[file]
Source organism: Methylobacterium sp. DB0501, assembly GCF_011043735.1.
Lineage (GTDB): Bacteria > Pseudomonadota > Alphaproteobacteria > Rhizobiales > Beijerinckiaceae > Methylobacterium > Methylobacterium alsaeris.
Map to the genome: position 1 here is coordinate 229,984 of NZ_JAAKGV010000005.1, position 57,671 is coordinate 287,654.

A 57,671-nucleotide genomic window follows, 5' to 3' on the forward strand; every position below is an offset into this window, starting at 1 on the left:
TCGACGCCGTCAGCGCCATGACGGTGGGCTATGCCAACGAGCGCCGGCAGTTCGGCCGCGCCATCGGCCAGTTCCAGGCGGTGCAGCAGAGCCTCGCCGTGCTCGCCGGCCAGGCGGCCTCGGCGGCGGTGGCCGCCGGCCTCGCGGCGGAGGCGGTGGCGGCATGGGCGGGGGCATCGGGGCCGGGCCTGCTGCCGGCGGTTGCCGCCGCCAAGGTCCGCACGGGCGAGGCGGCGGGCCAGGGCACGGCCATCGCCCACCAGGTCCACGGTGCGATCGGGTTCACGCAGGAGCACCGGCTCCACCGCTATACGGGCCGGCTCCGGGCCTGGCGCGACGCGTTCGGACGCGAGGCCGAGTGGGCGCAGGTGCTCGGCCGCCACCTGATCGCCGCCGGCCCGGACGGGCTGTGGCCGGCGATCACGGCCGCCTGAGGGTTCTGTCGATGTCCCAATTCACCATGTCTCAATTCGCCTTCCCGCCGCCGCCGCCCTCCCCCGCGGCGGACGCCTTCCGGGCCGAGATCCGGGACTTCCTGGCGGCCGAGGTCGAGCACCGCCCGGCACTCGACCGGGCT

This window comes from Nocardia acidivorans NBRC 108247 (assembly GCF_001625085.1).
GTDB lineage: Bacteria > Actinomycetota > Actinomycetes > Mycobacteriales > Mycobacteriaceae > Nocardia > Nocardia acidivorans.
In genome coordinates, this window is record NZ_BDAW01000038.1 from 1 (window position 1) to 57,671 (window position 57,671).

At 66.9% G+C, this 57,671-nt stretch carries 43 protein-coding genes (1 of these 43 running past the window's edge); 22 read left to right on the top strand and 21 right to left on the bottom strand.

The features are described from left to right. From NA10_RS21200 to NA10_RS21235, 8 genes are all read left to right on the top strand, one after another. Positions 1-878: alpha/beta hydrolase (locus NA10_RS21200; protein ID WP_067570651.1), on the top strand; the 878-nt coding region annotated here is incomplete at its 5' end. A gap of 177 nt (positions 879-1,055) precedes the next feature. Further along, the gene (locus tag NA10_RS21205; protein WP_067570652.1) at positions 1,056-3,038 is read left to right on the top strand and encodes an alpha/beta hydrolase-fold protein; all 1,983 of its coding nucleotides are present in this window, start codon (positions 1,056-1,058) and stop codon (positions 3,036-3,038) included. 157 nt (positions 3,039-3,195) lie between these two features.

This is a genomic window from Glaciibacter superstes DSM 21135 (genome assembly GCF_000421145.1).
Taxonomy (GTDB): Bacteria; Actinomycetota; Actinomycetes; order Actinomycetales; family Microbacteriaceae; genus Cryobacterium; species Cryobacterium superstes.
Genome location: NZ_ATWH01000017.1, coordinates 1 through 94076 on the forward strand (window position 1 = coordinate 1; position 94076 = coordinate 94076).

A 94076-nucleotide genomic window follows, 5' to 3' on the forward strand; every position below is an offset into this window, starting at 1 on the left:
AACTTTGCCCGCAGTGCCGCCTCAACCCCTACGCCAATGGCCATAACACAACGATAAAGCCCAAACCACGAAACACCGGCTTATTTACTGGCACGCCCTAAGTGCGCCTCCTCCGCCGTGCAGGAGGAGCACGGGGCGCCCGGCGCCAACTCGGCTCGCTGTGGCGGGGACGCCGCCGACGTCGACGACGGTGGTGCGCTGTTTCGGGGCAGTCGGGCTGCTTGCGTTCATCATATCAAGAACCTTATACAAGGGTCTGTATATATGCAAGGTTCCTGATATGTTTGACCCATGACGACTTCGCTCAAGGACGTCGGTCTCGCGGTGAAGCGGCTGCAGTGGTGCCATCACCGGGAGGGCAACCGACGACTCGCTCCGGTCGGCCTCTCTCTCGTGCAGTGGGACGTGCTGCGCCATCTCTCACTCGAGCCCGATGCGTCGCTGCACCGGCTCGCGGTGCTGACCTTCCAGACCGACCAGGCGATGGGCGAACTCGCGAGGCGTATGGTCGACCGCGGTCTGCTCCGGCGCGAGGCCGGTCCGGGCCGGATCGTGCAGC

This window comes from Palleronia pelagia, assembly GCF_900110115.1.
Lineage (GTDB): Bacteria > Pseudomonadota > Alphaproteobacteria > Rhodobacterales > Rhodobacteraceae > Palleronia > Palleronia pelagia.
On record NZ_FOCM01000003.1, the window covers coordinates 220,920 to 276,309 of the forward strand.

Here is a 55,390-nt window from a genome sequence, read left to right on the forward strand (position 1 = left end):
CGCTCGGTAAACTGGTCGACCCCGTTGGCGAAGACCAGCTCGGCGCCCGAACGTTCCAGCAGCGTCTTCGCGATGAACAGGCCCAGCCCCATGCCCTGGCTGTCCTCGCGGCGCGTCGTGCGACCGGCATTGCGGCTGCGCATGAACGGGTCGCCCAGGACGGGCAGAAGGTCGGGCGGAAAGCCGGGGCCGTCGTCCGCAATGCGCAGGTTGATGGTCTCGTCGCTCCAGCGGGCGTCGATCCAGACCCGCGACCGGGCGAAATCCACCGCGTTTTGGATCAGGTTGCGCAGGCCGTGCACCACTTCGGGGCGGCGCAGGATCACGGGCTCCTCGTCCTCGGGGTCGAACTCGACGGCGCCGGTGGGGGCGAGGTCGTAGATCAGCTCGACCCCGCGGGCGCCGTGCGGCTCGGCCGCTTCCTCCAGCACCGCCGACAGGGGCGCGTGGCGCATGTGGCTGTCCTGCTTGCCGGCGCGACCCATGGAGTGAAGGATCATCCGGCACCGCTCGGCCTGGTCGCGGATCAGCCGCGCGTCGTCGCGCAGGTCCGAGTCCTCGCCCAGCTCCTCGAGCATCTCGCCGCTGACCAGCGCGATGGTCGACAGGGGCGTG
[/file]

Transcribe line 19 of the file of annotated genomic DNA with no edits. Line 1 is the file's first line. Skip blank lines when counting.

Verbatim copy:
Here is a 55,390-nt window from a genome sequence, read left to right on the forward strand (position 1 = left end):